Where do you go from here?

The return to priesthood is my target but that depends on the bishop and the Pope if they allow me in. But whether I go back or whether I am not accepted back, what I can contribute to nation building, to civil society building, I am willing to share.

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THE FILIPINO TODAY

Current Affairs

THE FILIPINO TODAY

No Comments 01 September 2010

By Alex Lacson

After the August 23 hostage drama, there is just too much negativity about and against the Filipino.

“It is difficult to be a Filipino these days”, says a friend who works in Hong Kong. “Nakakahiya tayo”, “Only in the Philippines” were some of the comments lawyer Trixie Cruz-Angeles received in her Facebook. There is this email supposedly written by a Dutch married to a Filipina, with two kids, making a litany of the supposed stupidity or idiocy of Filipinos in general.  There was also this statement by Fermi Wong, founder of Unison Hong Kong, where she said, “Filipino maids have a very low status in our city.” Then there is this article from a certain Daniel Wagner of Huffington Post, wherein he said he sees nothing good in our country’s future.

Clearly, the hostage crisis has spawned another crisis – a crisis of faith in the Filipino, one that exists in the minds of a significant number of Filipinos and some quarters in the world.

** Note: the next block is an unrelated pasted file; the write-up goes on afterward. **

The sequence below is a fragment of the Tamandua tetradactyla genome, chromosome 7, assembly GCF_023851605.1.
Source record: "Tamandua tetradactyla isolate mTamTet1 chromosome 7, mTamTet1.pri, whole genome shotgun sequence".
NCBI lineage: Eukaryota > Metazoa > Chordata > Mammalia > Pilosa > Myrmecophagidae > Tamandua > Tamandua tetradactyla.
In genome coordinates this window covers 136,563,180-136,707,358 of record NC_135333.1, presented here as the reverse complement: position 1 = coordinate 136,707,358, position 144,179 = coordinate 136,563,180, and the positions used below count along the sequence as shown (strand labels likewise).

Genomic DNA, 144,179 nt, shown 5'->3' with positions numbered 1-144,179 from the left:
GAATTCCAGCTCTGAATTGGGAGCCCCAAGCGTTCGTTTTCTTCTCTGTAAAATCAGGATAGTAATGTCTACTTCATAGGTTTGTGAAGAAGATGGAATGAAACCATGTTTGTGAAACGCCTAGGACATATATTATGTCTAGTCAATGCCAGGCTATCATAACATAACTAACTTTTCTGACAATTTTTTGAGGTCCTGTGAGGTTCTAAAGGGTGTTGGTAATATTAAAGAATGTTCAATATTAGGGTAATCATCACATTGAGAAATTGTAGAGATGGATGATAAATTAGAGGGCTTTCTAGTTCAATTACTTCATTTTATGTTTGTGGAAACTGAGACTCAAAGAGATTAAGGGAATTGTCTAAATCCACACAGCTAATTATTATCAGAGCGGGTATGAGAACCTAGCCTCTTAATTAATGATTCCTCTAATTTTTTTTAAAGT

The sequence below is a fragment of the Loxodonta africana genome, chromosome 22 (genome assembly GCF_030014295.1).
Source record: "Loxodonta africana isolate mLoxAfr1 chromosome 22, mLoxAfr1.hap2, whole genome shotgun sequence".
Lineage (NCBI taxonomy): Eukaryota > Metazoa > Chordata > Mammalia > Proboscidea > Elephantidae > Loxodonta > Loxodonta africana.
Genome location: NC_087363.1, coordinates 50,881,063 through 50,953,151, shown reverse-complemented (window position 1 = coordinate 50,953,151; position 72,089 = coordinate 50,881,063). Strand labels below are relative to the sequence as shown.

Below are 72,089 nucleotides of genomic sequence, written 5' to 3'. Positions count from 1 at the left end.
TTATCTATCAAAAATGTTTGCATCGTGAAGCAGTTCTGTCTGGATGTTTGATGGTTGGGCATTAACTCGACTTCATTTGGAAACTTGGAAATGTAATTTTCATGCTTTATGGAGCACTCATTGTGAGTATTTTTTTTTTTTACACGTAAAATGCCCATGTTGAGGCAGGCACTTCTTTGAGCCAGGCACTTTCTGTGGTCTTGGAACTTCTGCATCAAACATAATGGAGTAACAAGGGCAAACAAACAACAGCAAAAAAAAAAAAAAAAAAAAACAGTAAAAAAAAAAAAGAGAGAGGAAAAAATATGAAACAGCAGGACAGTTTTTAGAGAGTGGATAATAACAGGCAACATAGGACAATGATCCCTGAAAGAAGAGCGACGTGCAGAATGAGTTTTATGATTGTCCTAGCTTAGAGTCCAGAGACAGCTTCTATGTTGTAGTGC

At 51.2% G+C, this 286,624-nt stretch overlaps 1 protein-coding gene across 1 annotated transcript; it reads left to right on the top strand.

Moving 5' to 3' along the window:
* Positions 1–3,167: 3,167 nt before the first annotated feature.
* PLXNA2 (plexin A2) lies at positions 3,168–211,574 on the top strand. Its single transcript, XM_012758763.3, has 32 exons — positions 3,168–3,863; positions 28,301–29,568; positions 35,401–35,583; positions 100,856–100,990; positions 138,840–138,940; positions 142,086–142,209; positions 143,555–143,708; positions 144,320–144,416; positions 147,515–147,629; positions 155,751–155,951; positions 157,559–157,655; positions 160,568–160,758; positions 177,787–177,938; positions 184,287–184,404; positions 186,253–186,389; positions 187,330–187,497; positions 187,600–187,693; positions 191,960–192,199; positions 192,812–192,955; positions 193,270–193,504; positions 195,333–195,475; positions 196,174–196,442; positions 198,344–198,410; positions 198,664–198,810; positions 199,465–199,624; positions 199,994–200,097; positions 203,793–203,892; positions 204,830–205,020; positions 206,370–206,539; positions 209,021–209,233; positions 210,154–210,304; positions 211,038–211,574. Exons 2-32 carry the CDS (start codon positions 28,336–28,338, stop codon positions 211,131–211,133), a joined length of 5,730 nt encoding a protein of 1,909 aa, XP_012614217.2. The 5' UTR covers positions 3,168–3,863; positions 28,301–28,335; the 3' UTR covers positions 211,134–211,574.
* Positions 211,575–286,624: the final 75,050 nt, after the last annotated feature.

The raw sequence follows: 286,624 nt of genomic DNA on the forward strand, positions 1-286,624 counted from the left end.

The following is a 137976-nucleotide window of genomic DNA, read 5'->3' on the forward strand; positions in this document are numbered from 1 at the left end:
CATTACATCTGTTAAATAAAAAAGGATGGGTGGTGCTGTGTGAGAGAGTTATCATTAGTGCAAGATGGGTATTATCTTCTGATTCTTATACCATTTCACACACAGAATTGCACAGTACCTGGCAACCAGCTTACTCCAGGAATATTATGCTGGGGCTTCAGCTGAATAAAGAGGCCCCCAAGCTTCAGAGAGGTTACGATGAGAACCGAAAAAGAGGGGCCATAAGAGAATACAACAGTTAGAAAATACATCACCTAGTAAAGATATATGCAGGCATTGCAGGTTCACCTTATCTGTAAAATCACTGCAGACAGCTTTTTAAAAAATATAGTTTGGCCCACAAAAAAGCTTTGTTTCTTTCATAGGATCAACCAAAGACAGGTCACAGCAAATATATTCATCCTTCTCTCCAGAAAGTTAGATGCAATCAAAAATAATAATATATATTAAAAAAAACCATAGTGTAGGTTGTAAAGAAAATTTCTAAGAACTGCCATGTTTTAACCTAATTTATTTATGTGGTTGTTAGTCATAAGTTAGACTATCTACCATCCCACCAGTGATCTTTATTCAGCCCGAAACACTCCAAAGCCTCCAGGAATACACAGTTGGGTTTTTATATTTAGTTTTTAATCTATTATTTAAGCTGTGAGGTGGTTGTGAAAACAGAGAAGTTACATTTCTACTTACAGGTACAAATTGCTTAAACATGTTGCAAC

It is important for us Filipinos to take stock of ourselves as a people – of who we truly are as a people. It is important that we remind ourselves who the Filipino really is, before our young children believe all this negativity that they hear and read about the Filipino.

We have to protect and defend the Filipino in each one of us.

The August 23 hostage fiasco is now part of us as Filipinos, it being part now of our country’s and world’s history. But that is not all that there is to the Filipino. Yes, we accept it as a failure on our part, a disappointment to Hong Kong, China and to the whole world.

But there is so much more about the Filipino.

In 1945, at the end of World War II, Hitler and his Nazi had killed more than six million Jews in Europe. But in 1939, when the Jews and their families were fleeing Europe at a time when several countries refused to open their doors to them, our Philippines did the highly risky and the unlikely –through President Manuel L. Quezon, we opened our country’s doors and our nation’s heart to the fleeing and persecuted Jews. Eventually, some 1,200 Jews and their families made it to Manila. Last 21 June 2010, or 70 years later, the first ever monument honoring Quezon and the Filipino nation for this “open door policy” was inaugurated on Israeli soil, at the 65-hectare Holocaust Memorial Park in Rishon LeZion, Israel.